You Down in OPS?

Rarely is OPS (on-base percentage plus slugging percentage) a fantasy stat. It’s off many people’s radar but it’s widely available and closely mimics a position player’s overall hitting talent. While other stats (e.g. wOBA and wRC+) also give a hitter an overall value, these stats aren’t available at every website. Most sites have their own unique blend but OPS is commonly available. Because of this availability, I’ve been using it as a baseline in recent articles on adjusting projections based on prospect pedigree and when hitters get platooned ($$). Now, it’s time to use OPS to help predict the individual categories.

The process I used for this study was to simply see how much various stats changed when OPS changed a certain amount. For rate stats (e.g. batting average) the conversion is straightforward. For counting categories, I put the stats on a per 600 plate appearance scale. Additionally, I only compared data from 2015 to 2017 during the current “juiced” ball era. I know the process is not close to being 100% precise and that is fine. I’m just trying to create general adjustments and can look to hone the process later. I’m putting in 20% effort to get 80% of the answer.

For the study, I matched hitters who had 100 PA in each season. I grouped OPS changes into 50 point categories to find the adjustments and here is are the resulting graphs.

The rate stats almost line up perfectly while each of the counting stats has an r-spared over .90. From the best fit lines, I collected the average change for 1-point OPS (.001) change. The counting stats are adjusted to 600 PA.

Stat Change Based 1 OPS Point Change
Stat Change
AVG 0.00030
OBP 0.00033
SLG 0.00067
Runs 0.09150
HR 0.04530
RBI 0.10450

It’s nice to idiot-check the change with on-base (.00033) and slugging (.00067) adding up to the OPS change. Taking the data one step future, here are the changes in each stat at different OPS intervals. Again, the counting stats are adjusted to 600 PA.

Stat Change Based OPS Change
.150 .045 .050 .100 13.7 6.8 15.7
.125 .038 .042 .083 11.4 5.7 13.1
.100 .030 .033 .067 9.2 4.5 10.5
.075 .023 .025 .050 6.9 3.4 7.8
.050 .015 .017 .033 4.6 2.3 5.2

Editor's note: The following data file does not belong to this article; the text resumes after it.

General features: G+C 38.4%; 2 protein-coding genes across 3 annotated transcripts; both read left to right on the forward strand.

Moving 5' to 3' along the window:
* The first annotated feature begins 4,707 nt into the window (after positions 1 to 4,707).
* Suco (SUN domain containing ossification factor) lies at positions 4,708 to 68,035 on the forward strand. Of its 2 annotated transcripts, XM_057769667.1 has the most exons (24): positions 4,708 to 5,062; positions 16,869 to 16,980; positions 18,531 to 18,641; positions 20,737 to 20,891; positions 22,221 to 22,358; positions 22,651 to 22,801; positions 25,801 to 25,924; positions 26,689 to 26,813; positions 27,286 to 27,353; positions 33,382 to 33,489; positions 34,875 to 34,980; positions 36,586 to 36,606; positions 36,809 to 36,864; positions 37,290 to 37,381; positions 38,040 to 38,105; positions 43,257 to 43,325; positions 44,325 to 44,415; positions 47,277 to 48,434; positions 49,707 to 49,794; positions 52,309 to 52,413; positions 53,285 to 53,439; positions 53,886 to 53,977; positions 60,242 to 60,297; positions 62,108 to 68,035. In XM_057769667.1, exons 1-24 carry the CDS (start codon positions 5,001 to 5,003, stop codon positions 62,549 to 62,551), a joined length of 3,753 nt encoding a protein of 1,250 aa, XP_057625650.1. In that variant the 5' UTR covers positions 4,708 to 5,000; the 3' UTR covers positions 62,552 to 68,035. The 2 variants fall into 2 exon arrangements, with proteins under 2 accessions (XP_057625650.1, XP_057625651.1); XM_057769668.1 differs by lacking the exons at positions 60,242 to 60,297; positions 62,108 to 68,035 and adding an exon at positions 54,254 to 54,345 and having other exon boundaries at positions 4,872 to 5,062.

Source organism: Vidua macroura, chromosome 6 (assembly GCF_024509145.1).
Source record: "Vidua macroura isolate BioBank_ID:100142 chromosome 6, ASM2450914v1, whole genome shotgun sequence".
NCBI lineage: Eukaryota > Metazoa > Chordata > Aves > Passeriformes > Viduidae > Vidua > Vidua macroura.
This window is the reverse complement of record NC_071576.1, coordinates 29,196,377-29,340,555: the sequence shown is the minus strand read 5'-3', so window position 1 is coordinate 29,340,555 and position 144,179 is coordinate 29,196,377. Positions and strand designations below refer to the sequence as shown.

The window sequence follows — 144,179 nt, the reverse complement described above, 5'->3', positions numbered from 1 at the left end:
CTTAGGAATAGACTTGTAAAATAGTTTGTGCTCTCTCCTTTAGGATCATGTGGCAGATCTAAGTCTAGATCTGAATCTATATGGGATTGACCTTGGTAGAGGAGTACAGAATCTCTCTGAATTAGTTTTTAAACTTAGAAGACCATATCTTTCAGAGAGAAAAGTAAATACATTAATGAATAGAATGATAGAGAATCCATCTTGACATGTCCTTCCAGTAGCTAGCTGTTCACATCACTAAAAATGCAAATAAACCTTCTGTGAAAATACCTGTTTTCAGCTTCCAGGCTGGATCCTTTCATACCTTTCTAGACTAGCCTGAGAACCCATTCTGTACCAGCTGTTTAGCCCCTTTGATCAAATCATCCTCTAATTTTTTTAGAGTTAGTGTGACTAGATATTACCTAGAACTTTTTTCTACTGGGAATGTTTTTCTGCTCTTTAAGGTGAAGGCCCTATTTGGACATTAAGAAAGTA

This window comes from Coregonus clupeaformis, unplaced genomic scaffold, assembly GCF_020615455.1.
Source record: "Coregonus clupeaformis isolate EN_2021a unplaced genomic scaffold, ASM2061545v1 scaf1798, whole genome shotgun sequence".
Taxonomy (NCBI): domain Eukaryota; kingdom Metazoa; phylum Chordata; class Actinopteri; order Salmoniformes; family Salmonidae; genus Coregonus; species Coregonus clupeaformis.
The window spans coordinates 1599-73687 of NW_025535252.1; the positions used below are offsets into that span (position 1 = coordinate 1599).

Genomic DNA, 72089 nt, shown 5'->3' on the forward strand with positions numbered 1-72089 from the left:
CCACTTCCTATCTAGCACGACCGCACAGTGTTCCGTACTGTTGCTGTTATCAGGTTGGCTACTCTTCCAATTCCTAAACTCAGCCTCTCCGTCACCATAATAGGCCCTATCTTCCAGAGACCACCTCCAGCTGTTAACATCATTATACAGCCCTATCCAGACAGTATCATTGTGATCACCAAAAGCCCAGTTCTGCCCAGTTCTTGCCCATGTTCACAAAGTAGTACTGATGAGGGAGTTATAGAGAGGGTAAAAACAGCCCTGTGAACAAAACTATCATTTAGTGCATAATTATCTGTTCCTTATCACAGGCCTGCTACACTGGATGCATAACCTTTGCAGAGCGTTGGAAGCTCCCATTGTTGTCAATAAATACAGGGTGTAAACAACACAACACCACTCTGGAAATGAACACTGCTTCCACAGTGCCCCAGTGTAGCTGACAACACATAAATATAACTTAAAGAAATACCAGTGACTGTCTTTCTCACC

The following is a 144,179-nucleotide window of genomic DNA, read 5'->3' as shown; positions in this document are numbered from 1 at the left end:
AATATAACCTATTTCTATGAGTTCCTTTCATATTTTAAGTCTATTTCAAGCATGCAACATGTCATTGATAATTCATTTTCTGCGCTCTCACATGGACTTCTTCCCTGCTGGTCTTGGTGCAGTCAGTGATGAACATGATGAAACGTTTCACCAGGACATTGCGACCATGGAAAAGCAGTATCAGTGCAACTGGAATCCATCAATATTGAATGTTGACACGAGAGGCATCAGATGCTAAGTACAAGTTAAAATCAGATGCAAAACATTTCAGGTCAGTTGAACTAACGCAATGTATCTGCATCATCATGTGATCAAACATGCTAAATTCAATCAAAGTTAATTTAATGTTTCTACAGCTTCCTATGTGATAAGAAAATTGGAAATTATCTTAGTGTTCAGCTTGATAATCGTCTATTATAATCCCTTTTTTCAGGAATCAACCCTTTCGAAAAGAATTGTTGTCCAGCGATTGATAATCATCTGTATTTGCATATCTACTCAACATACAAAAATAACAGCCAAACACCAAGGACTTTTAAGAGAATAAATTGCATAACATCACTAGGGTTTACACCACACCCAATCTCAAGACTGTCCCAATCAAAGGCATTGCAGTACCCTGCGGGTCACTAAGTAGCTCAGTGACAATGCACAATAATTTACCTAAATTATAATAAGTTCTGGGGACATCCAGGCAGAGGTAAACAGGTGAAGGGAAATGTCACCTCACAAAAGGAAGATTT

.025 .008 .008 .017 2.3 1.1 2.6
.000 .000 .000 .000 0.0 0.0 0.0
-.025 -.007 -.008 -.017 -2.3 -1.1 -2.6
-.050 -.015 -.017 -.033 -4.6 -2.3 -5.2
-.075 -.023 -.025 -.050 -6.9 -3.4 -7.8
-.100 -.030 -.033 -.067 -9.2 -4.5 -10.5
-.125 -.038 -.042 -.083 -11.4 -5.7 -13.1
-.150 -.045 -.050 -.100 -13.7 -6.8 -15.7

Here’s an example of how to use these values with top prospect, Ronald Acuna.

From my prospect work, I found top-ranked prospects exceed their OPS projections by 50 points. For a reference, here is Acuna’s pre-season Steamer projection.

Ronald Acuna’s 2018 Steamer Projection
432.7 .280 .329 .450 48.7 13.8 53.7

The changes to his rate stats are easy to calculate. With the counting stats, I needed to adjust them to the 600 PA rate, add in the extra stats, and then adjust back to the original PA total. From these values, here are his new projections.

Ronald Acuna’s 2018 Adjusted Steamer Projection
432.7 .295 .346 .483 52.0 17.1 57.1

The improvement isn’t jaw dropping but going off historical projections, it’s more likely to be close to his 2018 results.

For future study, I don’t mind one bit finding the adjustment for other common fantasy scoring methods (e.g. CBS points). If you want me to run the adjustment on a common scoring platform, let me know in the comments. I may answer them in the comments or likely write a second article with the answers.

Jeff, one of the authors of the fantasy baseball guide,The Process, writes for RotoGraphs, The Hardball Times, Rotowire, Baseball America, and BaseballHQ. He has been nominated for two SABR Analytics Research Award for Contemporary Analysis and won it in 2013 in tandem with Bill Petti. He has won four FSWA Awards including on for his Mining the News series. He's won Tout Wars three times, LABR twice, and got his first NFBC Main Event win in 2021. Follow him on Twitter @jeffwzimmerman.

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6 years ago

Put me down as a vote for CBS points.